Thus, the course has been a fully cooperative endeavor for all three of us. It has rewarded us in many ways including right-livelihood, doing work we passionately love and believe in, forming new friendships with students and fellow teachers, plus the satisfaction of knowing it taught and graduated several generations of herbalists and leaders throughout the world in the field of herbal healing because of a solid foundation from the East West Herb Course and the East West School of Planetary Herbology.
We began teaching annual seminars, first in 1987 in Boulder Colorado, sponsored by Brigette Mars. That year and a couple of years later we went to Reevis Mountain School in Arizona. The next one was held at the Mt. Madonna Center in California, and then we started our annual week-long seminars at the Quaker Center in Ben Lomond, California, which continued for 25 years until Covid in 2020 when we switched to online seminars. In the 1990s we expanded our school for over a decade to a European branch in England. It was directed by Sarah and David Holland for eleven years until Britain joined the EU. During those eleven years, Sarah and David also held annual extended weekend seminars in England. At one point, a couple of herb course lessons were translated into Hebrew. Later, the East West School of Planetary Herbology extended its international training by taking students on two herbal training trips, one to China in 2016 and one to Costa Rica in 2018.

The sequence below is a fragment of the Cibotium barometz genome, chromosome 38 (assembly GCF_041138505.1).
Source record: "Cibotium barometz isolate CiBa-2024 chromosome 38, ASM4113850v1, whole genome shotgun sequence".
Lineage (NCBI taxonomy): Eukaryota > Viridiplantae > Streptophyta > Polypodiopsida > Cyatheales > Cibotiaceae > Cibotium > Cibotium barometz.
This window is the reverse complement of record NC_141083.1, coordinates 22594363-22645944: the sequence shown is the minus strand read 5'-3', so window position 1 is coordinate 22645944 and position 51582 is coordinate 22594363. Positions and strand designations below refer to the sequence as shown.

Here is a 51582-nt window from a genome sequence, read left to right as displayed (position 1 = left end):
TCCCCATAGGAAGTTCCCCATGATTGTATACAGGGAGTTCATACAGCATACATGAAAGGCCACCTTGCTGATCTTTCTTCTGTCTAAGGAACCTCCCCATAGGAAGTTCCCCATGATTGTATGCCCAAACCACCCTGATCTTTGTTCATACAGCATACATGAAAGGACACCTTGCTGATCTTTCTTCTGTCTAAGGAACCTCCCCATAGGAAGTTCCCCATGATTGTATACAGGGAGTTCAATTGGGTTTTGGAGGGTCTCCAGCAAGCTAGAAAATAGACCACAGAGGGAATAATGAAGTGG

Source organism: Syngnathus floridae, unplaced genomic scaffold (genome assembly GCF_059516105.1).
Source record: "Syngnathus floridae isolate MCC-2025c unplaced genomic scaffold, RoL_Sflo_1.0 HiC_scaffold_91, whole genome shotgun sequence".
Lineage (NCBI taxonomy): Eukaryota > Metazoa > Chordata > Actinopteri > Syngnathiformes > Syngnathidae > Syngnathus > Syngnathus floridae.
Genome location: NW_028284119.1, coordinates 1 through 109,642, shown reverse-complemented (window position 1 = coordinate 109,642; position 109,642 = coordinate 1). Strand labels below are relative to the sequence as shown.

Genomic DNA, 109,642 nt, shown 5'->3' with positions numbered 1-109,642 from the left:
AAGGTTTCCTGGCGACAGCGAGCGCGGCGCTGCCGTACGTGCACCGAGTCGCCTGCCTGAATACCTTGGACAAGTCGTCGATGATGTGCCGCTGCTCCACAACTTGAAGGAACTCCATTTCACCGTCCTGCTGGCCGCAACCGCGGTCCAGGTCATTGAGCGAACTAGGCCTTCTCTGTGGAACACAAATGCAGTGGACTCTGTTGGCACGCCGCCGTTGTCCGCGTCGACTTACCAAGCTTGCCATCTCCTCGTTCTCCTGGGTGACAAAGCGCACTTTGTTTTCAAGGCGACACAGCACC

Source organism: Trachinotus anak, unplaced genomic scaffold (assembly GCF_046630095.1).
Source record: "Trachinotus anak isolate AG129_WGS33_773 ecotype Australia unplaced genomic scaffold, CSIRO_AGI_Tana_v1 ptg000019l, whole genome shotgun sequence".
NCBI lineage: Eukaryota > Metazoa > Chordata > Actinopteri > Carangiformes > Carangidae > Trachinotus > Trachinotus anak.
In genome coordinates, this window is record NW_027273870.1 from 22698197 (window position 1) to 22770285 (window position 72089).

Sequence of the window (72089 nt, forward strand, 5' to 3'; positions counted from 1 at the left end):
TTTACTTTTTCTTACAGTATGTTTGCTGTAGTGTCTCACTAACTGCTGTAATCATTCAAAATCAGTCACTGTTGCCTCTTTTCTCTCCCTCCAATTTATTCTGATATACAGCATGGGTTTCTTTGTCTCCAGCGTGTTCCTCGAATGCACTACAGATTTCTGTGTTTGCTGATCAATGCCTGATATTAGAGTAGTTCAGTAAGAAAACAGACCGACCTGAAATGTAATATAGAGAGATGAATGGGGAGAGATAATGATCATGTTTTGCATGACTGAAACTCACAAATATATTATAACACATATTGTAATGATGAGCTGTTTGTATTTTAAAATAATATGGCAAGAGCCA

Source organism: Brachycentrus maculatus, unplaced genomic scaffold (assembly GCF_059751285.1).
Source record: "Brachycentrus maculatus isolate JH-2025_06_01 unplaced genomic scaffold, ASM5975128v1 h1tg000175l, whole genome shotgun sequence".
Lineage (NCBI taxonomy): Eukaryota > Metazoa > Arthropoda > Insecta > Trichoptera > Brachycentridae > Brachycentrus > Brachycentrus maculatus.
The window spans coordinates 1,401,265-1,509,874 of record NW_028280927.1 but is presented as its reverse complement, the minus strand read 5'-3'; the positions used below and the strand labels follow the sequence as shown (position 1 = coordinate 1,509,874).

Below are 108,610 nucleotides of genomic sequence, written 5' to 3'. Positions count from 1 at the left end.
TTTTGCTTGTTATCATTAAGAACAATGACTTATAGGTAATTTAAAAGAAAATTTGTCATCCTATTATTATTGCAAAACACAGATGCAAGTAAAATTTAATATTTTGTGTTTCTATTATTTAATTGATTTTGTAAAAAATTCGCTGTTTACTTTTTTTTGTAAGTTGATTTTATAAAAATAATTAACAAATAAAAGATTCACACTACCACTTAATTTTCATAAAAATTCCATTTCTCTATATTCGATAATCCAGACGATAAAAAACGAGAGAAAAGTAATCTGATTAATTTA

Now it is time for us both to start a new chapter in our lives and pass the baton on to one of our best former students, Dr. Thomas Avery Garran. He apprenticed with Michael for five years, went on to receive a master’s degree in Traditional Oriental Medicine, worked as a Traditional Chinese Medicine specialist, practicing acupuncture and herbal medicine. Thomas lived in China for over 15 years where he learned the language and married his wife, Holly.
Thomas was the first recipient of a PhD in Materia Medica Studies and Plant Pharmacy at the China Academy of Chinese Medical Sciences in Beijing: National Center for Materia Medica Resources and Daodi Herbs. Thomas began his passionate “way of herbs” journey learning the herbs of the Pacific Northwest and North America before delving deeply into the profound herbal wisdom of Traditional Chinese Medicine. He and Michael especially share a love of horticulture, including cultivating medicinal herbs.
Thomas has authored two books: Western Herbs According to Traditional Chinese Medicine: A Practitioner’s Guide (2008, Healing Arts Press) and Western Herbs in Chinese Medicine: Methodology and Materia Medica (2014, Passiflora Press) about the use of Western herbs in Chinese Medicine (2008-2014). He is the co-author of a free e-book about the initial response to covid-19, Chinese Medicine and COVID-19: Thoughts and Reflections (2020). He is also the translator of two books—one is a book (with annotations) on growing and processing daodi, Growing Chinese Herbs: Daodi Practices for Growing and Processing Chinese Herbs (2019), and the second is forthcoming and is the first men’s health book published in Chinese medicine (mid-17th century).
Apart from all the above, Thomas has been a good friend and respected colleague. We are honored that he is now the new Executive Director of the East West Herb Course and East West School of Planetary Herbology. He is now busily incorporating his own contributions and visions for a new generation of students, lay herbalists, and professional herbalists to ensure the continuity of our school into the future.
Michael and Lesley